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COVID-19 March 22 Updates: Austin Issues New Rules For Retailers, City And County Open Testing Site

Gabriel C. Pérez
A sign on SH-71 in South Austin tells drivers to call 211 if they have questions or concerns about COVID-19.

This post has a roundup of local coronavirus news from the weekend of March 22-23. If you'd like to go through Monday's live updates, read them here. If you have a news tip or question, email us at

Gov. Abbott issues orders to increase hospital capacity, but passes on 'shelter-in-place' 

Texas Gov. Greg Abbott announced Sunday he is issuing orders to increase health care and hospital capacity as COVID-19 spreads throughout the state. He said he was not, however, going to issue a "shelter-in-place" order for Texas, as many other governors have done.

Abbott is directing health care professionals to postpone all surgeries and procedures that are not necessary to correct a serious medical condition or to preserve the life of a patient. He said he is also suspending regulations that prevent doctors from treating more than one patient in a room.

“Together these orders will free up countless hospital beds across the entire state of Texas to be able to treat the potential increase in COVID-19 patients,” the governor said. 

Read more from Marisa Charpentier here.

Capital Metro is looking for more bus operators and cleaners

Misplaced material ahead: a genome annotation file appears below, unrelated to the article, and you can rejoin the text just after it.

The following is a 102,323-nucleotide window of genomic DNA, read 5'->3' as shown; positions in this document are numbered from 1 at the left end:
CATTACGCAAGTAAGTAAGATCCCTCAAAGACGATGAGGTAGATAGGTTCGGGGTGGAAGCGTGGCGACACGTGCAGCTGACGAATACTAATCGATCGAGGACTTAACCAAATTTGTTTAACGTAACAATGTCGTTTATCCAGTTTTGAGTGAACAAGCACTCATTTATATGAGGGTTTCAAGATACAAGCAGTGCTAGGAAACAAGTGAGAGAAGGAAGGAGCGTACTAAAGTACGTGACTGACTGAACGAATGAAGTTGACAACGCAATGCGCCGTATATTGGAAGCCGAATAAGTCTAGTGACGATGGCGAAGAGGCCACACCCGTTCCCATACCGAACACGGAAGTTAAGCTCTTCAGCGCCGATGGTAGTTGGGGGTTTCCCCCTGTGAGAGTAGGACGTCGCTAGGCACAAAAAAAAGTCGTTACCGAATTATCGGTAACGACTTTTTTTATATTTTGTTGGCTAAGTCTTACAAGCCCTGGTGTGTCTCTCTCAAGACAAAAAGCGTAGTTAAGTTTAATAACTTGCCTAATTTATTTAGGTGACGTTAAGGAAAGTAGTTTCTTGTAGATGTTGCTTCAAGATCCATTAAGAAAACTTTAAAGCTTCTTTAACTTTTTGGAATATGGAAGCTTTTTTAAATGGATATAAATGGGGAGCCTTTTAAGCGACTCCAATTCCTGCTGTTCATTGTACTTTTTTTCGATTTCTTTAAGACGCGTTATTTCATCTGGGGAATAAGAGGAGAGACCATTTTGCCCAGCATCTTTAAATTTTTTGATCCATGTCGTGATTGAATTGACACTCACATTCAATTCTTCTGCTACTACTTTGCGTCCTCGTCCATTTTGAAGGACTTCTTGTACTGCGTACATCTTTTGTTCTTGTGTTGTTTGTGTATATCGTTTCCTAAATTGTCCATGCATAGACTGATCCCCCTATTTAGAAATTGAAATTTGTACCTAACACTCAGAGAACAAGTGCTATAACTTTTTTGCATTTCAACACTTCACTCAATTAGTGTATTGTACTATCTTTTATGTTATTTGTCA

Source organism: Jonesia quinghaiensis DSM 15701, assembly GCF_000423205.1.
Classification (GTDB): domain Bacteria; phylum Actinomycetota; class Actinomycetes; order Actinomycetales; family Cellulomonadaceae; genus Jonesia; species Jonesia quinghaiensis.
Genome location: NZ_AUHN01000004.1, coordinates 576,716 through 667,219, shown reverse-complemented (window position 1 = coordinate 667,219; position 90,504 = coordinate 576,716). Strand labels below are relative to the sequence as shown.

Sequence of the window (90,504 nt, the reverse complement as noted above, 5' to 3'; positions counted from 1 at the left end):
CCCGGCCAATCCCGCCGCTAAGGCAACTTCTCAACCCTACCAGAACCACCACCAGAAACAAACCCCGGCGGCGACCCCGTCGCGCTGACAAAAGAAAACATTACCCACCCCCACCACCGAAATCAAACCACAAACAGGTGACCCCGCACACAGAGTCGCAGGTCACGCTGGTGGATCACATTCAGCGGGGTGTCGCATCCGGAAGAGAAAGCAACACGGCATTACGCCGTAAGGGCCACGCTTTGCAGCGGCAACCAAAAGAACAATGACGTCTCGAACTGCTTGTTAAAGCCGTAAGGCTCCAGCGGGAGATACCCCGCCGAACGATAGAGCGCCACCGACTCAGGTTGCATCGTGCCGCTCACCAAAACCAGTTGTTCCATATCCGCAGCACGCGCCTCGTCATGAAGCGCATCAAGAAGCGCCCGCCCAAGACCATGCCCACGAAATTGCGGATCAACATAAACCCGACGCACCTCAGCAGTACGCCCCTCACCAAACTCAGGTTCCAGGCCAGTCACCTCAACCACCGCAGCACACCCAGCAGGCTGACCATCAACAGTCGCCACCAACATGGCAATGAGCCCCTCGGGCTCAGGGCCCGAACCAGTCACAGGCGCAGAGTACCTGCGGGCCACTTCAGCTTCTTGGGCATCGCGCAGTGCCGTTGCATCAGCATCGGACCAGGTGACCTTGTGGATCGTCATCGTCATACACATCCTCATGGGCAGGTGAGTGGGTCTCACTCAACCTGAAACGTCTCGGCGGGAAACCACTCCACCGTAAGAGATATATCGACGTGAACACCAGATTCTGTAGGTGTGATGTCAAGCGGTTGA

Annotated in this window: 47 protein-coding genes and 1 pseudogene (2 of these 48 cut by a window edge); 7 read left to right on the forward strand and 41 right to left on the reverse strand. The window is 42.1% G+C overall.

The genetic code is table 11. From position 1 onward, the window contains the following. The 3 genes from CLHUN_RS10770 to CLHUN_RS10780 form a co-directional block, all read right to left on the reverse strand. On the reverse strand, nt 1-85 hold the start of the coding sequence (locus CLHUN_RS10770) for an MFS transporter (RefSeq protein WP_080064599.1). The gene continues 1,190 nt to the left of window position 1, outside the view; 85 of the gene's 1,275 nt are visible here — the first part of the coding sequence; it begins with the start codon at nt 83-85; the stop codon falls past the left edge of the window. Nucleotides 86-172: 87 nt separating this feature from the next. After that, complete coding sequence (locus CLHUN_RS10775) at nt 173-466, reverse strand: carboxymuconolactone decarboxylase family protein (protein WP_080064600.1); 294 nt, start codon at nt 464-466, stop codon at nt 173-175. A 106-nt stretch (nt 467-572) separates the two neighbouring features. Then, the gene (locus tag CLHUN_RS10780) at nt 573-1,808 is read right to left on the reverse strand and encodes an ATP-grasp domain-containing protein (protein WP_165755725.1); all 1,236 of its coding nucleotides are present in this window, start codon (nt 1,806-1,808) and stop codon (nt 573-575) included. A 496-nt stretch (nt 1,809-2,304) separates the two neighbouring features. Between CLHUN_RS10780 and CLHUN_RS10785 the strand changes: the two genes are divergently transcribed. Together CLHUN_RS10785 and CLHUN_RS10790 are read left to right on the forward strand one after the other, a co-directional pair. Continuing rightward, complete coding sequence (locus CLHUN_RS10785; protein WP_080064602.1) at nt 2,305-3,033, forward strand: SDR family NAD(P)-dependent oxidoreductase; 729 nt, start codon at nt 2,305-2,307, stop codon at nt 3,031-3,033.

Capital Metro announced Sunday it is hiring full-time and part-time positions to help provide essential services to the community during the COVID-19 pandemic. 

The agency says it’s hiring 100 full-time positions for bus operators, with immediate paid training, a signing bonus and benefits.

It’s also looking for 50 part-time workers to clean buses. Training will be provided.

Hays County confirms seventh case of COVID-19

Hays County announced its seventh confirmed case of COVID-19 on Sunday. The individual had been in contact with someone who previously tested positive for the disease, according to a press release from the county. 

The county also said the individual had been on the San Marcos High School campus March 12. The adult was not showing symptoms at the time but later developed them and tested positive.

Eric Schneider, an epidemiologist at Hays County Local Health Department, says the risk of transmission is low for people who were on campus, but he recommends that all staff and students on campus monitor themselves for symptoms until March 26. Symptoms typically include fever, cough and congestion. 

Of the seven cases in Hays County, one is in Austin, one is in Buda, one is in Dripping Springs, two are in Kyle and two are in San Marcos, the county says.

Burnet County announces first confirmed COVID-19 case

Burnet County has its first confirmed case of COVID-19, County Judge James Oakley announced Sunday. 

“This news is not a surprise just as subsequent confirmations will not be,” Oakley wrote in a press release.

The positive test came out of a drive-thru test center at Baylor Scott & White in Marble Falls. 

Hospitals implement 'no visitor' policies

Ascension Seton, Baylor Scott & White and St. David’s HealthCare are implementing a “no visitor” policy in all hospitals starting Sunday. The goal of this change is to protect patients, physicians and staff as COVID-19 spreads in the community, a spokesperson for the hospitals said. 

There are exceptions to the policy for patients in labor or post-partum, patients with disabilities, patients in the pediatric or neonatal intensive care units, patients in need of surgery and patients requiring end-of-life care. One caregiver 18 years or older can accompany these individuals after passing a health screening when entering the hospital.